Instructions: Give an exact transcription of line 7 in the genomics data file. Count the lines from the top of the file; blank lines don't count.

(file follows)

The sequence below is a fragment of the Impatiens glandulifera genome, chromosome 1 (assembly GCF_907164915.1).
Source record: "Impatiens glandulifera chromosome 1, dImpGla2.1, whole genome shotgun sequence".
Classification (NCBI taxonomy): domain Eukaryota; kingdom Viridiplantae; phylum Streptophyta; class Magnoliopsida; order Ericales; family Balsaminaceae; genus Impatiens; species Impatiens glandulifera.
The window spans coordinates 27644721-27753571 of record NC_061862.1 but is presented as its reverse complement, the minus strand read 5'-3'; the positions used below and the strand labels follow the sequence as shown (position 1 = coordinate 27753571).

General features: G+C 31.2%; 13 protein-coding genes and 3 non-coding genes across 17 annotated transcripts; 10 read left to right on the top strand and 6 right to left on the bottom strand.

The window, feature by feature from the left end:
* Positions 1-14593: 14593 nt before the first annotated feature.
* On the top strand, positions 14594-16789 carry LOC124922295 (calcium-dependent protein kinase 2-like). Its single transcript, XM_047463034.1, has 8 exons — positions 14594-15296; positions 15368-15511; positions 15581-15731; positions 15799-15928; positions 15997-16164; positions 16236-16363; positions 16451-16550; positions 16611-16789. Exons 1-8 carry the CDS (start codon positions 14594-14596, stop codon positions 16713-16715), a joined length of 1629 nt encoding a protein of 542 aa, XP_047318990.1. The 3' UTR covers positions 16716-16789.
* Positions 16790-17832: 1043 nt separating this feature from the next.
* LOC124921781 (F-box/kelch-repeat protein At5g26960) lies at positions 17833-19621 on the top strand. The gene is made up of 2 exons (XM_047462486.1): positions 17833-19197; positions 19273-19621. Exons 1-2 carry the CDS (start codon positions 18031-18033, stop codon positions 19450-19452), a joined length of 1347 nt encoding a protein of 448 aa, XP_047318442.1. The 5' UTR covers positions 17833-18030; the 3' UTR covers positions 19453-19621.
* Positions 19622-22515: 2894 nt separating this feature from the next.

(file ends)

* Positions 1-14593: 14593 nt before the first annotated feature.